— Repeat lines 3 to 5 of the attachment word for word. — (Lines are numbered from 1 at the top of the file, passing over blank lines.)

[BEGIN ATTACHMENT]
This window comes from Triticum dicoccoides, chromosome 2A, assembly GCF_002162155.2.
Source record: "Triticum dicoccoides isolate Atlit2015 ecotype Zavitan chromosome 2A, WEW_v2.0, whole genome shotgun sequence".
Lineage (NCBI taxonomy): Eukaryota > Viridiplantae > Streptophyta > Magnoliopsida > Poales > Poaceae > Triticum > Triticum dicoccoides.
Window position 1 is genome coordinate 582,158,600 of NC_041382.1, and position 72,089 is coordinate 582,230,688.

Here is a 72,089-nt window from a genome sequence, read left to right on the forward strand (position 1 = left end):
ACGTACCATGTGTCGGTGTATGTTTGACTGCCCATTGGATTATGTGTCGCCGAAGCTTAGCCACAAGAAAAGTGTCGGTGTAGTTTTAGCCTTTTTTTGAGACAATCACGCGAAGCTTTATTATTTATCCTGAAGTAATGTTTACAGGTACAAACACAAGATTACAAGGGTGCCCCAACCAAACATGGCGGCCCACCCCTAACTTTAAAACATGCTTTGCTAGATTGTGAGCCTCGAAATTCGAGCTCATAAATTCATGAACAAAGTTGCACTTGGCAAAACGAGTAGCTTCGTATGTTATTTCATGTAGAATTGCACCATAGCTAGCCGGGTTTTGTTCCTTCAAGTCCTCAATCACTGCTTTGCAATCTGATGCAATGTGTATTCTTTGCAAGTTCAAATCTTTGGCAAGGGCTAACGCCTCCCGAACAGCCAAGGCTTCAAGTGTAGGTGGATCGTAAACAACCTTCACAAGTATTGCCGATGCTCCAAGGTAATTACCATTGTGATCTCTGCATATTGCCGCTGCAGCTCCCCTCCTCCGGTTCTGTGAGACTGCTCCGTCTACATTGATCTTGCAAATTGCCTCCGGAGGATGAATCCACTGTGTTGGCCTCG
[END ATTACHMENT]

Lineage (NCBI taxonomy): Eukaryota > Viridiplantae > Streptophyta > Magnoliopsida > Poales > Poaceae > Triticum > Triticum dicoccoides.
Window position 1 is genome coordinate 582,158,600 of NC_041382.1, and position 72,089 is coordinate 582,230,688.

Here is a 72,089-nt window from a genome sequence, read left to right on the forward strand (position 1 = left end):